Gastroesophageal Reflux Disease (GERD) and Acid Reflux Overview

Gastroesophageal Reflux Disease (GERD) and Acid Reflux Overview

What Is GERD? What Is Acid Reflux?

Gastroesophageal reflux or acid reflux is the flow of stomach contents back into your esophagus. Occasional reflux is common, but with gastroesophageal reflux disease (GERD), it lasts longer and irritates your esophagus.

A person with gastroesophageal reflux disease (GERD) has a problem with the connection between the esophagus and stomach. It includes a poorly functioning lower esophageal sphincter, the circular muscle between the esophagus and the stomach. The changes allow stomach content to move into the esophagus causing heartburn and regurgitation.

Relaxation of the esophageal sphincter is a normal part of digestion. It occurs when your stomach is full and allows for burping or belching. However, continued relaxation of the sphincter causes GERD symptoms.

Another contributor to GERD is a sliding hiatal hernia - when the top part of the stomach slides into the chest cavity through a weakened diaphragm.

What Are The Risk Factors?

Two of the most common risk factors for GERD are extra body weight and smoking. Having family members with a history of GERD is another risk factor.

Although certain foods and alcohol may worsen your GERD symptoms, neither actually increases the chance of developing GERD.

What Are The Symptoms?

The main symptoms of GERD are ongoing heartburn and regurgitation.

  • Heartburn is described as pain or burning in the chest, particularly under the breastbone (sternum).

  • Regurgitation is characterized by a sour taste in the mouth and a feeling of food or fluid moving up and down in the esophagus.

Additional symptoms may include upper abdominal pain, chest pain, nausea, bloating, sore throat, cough, and hoarse voice.

Symptoms often worsen when you’re lying down, especially after eating.

How Is It Diagnosed?

Your doctor will most likely make a diagnosis of GERD based on your prolonged heartburn and regurgitation symptoms, but first, they might exclude heart-related causes of chest pain.

Your doctor may try a course of medicine to relieve your GERD symptoms - if your symptoms improve, it helps to confirm the diagnosis.

Except in certain circumstances (e.g. symptoms don’t go away with usual treatment), diagnostic tests are not usually needed.

How Is It Treated?

GERD treatment includes lifestyle changes, medicines, supplements, and rarely surgery.

Lifestyle Changes

Lifestyle changes include managing your weight, stopping tobacco use, elevating your upper body while sleeping, and waiting at least 2 to 3 hours after eating before going to bed. You may also make changes to your diet by determining and avoiding foods that worsen your symptoms.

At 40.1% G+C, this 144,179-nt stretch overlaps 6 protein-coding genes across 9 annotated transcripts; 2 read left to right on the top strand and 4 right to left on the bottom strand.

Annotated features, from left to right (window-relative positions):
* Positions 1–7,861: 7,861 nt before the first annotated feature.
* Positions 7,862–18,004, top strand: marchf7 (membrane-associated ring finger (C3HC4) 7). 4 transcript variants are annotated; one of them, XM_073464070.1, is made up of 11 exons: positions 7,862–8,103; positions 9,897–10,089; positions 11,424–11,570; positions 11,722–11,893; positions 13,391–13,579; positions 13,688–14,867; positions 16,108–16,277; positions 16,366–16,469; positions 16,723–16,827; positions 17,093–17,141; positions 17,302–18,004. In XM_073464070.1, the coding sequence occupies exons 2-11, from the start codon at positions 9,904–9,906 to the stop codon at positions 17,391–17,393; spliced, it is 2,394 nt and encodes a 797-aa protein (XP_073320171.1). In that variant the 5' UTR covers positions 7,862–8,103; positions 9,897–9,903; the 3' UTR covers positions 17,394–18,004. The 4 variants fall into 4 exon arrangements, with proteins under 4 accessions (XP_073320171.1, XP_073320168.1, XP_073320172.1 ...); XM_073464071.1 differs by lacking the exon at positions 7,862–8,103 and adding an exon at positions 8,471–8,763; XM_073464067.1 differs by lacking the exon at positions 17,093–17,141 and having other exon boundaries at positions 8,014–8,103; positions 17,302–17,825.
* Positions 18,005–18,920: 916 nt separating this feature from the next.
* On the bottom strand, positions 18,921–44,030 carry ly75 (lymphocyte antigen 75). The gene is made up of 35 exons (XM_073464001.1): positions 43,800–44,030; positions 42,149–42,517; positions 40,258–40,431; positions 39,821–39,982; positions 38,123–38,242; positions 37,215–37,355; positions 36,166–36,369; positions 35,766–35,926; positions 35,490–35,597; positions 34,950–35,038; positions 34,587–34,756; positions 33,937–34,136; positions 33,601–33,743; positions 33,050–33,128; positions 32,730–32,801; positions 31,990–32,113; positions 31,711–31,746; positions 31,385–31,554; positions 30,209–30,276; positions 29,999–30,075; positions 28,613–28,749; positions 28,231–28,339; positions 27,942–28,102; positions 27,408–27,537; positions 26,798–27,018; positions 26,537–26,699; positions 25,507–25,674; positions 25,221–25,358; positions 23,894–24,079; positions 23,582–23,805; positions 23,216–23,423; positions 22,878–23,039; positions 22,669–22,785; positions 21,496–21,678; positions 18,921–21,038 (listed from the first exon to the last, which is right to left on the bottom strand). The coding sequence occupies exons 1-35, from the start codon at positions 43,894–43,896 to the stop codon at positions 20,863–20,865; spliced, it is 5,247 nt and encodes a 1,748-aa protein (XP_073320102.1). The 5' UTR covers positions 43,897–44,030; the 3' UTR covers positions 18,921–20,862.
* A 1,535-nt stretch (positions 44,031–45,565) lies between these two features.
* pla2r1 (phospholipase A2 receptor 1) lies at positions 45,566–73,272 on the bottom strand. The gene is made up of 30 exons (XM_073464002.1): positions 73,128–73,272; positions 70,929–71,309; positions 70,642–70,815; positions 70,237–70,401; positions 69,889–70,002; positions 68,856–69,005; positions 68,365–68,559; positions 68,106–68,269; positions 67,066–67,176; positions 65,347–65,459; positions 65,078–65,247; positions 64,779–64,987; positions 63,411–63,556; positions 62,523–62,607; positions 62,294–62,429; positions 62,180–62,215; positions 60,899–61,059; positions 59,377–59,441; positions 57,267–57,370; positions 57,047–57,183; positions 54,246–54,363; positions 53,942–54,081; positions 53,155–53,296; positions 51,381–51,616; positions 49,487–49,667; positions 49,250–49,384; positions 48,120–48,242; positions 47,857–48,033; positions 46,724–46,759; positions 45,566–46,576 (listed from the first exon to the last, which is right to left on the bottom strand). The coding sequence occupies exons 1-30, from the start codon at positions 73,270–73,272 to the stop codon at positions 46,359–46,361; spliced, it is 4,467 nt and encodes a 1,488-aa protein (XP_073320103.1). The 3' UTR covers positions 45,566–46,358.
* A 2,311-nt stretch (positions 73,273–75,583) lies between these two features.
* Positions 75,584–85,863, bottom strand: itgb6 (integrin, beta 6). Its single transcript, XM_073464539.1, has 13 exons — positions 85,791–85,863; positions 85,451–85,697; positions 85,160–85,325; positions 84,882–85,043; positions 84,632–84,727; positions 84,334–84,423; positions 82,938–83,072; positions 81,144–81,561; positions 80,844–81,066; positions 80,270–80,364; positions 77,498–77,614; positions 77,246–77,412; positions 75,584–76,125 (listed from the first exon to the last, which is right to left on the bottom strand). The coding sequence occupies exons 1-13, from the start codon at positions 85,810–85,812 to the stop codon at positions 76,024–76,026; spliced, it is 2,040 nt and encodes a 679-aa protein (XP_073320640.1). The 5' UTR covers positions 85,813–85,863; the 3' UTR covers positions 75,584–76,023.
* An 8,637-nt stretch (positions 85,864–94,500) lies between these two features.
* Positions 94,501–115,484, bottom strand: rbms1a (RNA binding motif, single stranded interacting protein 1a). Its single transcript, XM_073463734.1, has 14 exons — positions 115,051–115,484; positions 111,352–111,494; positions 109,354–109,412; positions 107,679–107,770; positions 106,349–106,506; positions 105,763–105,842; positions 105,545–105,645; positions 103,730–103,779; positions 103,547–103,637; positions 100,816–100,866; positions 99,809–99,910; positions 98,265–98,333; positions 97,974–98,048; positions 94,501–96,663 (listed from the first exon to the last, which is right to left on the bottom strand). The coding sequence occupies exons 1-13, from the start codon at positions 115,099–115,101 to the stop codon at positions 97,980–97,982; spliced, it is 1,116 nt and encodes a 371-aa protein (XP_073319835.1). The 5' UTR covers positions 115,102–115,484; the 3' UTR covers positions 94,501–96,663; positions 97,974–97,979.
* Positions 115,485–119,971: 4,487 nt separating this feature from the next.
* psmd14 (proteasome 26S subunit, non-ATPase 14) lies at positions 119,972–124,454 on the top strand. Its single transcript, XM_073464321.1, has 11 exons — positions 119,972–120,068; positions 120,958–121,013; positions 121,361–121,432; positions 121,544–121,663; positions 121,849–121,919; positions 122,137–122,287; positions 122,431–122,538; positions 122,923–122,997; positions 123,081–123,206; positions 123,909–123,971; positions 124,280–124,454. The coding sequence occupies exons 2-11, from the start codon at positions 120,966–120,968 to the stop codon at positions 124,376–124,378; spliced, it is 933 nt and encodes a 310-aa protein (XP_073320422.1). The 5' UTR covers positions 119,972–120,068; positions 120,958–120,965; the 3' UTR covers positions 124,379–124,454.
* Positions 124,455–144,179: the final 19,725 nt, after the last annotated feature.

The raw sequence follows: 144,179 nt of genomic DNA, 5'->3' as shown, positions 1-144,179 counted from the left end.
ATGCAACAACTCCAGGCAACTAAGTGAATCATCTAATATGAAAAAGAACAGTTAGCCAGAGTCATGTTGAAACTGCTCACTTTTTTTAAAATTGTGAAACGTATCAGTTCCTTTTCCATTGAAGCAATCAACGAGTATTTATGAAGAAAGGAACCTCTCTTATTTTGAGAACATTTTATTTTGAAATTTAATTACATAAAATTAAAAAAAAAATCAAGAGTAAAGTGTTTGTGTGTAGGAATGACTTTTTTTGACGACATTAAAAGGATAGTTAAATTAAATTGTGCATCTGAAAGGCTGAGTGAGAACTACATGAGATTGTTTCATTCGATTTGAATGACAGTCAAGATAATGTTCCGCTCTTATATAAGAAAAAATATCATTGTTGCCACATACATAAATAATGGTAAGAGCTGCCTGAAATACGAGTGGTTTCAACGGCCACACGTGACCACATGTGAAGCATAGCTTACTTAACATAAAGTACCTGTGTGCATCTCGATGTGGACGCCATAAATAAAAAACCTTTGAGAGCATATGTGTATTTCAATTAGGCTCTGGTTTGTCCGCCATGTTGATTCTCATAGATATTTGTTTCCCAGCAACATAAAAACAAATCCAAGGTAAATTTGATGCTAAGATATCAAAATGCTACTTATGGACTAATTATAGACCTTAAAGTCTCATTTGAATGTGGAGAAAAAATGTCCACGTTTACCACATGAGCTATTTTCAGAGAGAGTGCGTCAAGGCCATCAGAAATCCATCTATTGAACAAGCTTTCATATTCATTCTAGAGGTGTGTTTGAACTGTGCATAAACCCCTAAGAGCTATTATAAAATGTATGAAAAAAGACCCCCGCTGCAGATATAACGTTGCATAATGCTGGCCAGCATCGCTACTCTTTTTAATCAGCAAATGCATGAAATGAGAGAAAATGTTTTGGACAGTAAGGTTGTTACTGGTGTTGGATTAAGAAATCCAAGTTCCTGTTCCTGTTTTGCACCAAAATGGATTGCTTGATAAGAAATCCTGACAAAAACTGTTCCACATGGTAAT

Proton pump inhibitors (PPIs)

PPIs are the first choice of treatment for GERD. PPIs decrease secretion of stomach (gastric) acid and are approved for the short-term treatment of GERD. There are both prescription and over-the-counter (OTC) PPIs.

  • OTC PPIs: omeprazole (Prilosec OTC), esomeprazole (Nexium), lansoprazole (Prevacid)

  • Prescription PPIs: rabeprazole (Aciphex) and pantoprazole (Protonix)

Histamine Type-2 Receptor Antagonists (H2 Blockers)

H2 blockers also decrease secretion of stomach acid and are used to treat GERD. They take effect more quickly and work well for some people. They are ideal for use before meals at high risk of causing heartburn. PPIs are the preferred choice for long-term use.

  • H2 blockers include cimetidine (Tagamet HB) and famotidine (Pepcid).


Antacids suppress and neutralize gastric acids. They don’t prevent GERD symptoms, however, they do relieve symptoms in some people. The different antacids are combinations of various compounds and salts of calcium, magnesium, and aluminum.

  • Examples of antacids include: magnesium hydroxide (Milk of Magnesia), aluminum hydroxide/magnesium trisilicate (Gaviscon), aluminum hydroxide/magnesium hydroxide (Maalox).


Some herbal supplements and teas provide relief from GERD symptoms. Examples are:

  • Iberogast/STW 5, a product that is a combination of nine herbs.

  • D. Licorice (glycyrrhiza glabra)

  • Marshmallow (althaea officinalis)

  • Another is chamomile tea which helps lessen many gastrointestinal symptoms.


Surgical treatment is recommended only in certain individuals with chronic GERD/GORD. You can discuss this and other treatment options with your doctor.

When Should You See Your Doctor?

You should contact your doctor if your GERD symptoms worsen or don’t go away. You should also see your doctor if you have any of the following with your GERD symptoms:

  • Long-term GERD that is not responding to treatment

  • Trouble (difficulty) or pain with swallowing

  • Recurrent vomiting

  • Weight loss

  • Gastrointestinal bleeding (e.g. blood in stool, black stool)

  • Iron deficiency anemia without known cause

For More Information

American Gastroenterological Association (2020). Gastroesophageal Reflux Disease (GERD). Retrieved 3-12-2021 from National Institute of Diabetes and Digestive and Kidney Disease (2020). Acid Reflux (GER & GERD) in Adults. Retrieved 3-12-2021 from